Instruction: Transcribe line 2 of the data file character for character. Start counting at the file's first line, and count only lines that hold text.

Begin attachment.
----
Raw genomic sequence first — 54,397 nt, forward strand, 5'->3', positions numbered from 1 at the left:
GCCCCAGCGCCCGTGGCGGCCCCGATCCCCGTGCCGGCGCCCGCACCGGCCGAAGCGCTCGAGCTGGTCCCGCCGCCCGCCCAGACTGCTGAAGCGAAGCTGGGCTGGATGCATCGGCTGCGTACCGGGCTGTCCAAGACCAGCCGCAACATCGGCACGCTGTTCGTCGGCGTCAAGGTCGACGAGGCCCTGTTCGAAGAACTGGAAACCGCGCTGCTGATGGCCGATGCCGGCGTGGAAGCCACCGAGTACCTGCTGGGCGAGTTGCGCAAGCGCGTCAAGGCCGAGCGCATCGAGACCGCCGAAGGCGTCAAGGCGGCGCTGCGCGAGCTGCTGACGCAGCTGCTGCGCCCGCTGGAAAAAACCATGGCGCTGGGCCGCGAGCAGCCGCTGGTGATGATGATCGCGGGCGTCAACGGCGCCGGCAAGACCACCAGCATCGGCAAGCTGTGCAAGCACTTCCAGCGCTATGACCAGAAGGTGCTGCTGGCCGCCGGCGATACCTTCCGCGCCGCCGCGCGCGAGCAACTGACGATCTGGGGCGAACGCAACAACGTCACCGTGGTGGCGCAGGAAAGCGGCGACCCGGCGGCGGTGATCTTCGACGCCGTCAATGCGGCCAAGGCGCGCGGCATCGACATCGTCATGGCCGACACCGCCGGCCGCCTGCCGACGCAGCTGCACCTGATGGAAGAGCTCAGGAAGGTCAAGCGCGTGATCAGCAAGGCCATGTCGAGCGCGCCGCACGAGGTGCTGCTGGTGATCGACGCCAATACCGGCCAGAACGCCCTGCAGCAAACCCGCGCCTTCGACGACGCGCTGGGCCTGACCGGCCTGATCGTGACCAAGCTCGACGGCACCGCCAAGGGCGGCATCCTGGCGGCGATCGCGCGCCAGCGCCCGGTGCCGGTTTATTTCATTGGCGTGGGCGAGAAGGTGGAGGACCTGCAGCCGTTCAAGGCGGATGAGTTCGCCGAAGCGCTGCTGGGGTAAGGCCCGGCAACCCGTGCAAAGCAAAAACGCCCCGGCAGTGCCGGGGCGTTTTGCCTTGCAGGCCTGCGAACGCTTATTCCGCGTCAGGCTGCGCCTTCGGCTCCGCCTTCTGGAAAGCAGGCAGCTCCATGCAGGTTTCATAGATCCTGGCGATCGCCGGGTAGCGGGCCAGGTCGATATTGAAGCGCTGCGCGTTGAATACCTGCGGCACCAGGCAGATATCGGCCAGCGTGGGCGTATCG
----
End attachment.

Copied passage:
GCCCCAGCGCCCGTGGCGGCCCCGATCCCCGTGCCGGCGCCCGCACCGGCCGAAGCGCTCGAGCTGGTCCCGCCGCCCGCCCAGACTGCTGAAGCGAAGCTGGGCTGGATGCATCGGCTGCGTACCGGGCTGTCCAAGACCAGCCGCAACATCGGCACGCTGTTCGTCGGCGTCAAGGTCGACGAGGCCCTGTTCGAAGAACTGGAAACCGCGCTGCTGATGGCCGATGCCGGCGTGGAAGCCACCGAGTACCTGCTGGGCGAGTTGCGCAAGCGCGTCAAGGCCGAGCGCATCGAGACCGCCGAAGGCGTCAAGGCGGCGCTGCGCGAGCTGCTGACGCAGCTGCTGCGCCCGCTGGAAAAAACCATGGCGCTGGGCCGCGAGCAGCCGCTGGTGATGATGATCGCGGGCGTCAACGGCGCCGGCAAGACCACCAGCATCGGCAAGCTGTGCAAGCACTTCCAGCGCTATGACCAGAAGGTGCTGCTGGCCGCCGGCGATACCTTCCGCGCCGCCGCGCGCGAGCAACTGACGATCTGGGGCGAACGCAACAACGTCACCGTGGTGGCGCAGGAAAGCGGCGACCCGGCGGCGGTGATCTTCGACGCCGTCAATGCGGCCAAGGCGCGCGGCATCGACATCGTCATGGCCGACACCGCCGGCCGCCTGCCGACGCAGCTGCACCTGATGGAAGAGCTCAGGAAGGTCAAGCGCGTGATCAGCAAGGCCATGTCGAGCGCGCCGCACGAGGTGCTGCTGGTGATCGACGCCAATACCGGCCAGAACGCCCTGCAGCAAACCCGCGCCTTCGACGACGCGCTGGGCCTGACCGGCCTGATCGTGACCAAGCTCGACGGCACCGCCAAGGGCGGCATCCTGGCGGCGATCGCGCGCCAGCGCCCGGTGCCGGTTTATTTCATTGGCGTGGGCGAGAAGGTGGAGGACCTGCAGCCGTTCAAGGCGGATGAGTTCGCCGAAGCGCTGCTGGGGTAAGGCCCGGCAACCCGTGCAAAGCAAAAACGCCCCGGCAGTGCCGGGGCGTTTTGCCTTGCAGGCCTGCGAACGCTTATTCCGCGTCAGGCTGCGCCTTCGGCTCCGCCTTCTGGAAAGCAGGCAGCTCCATGCAGGTTTCATAGATCCTGGCGATCGCCGGGTAGCGGGCCAGGTCGATATTGAAGCGCTGCGCGTTGAATACCTGCGGCACCAGGCAGATATCGGCCAGCGTGGGCGTATCG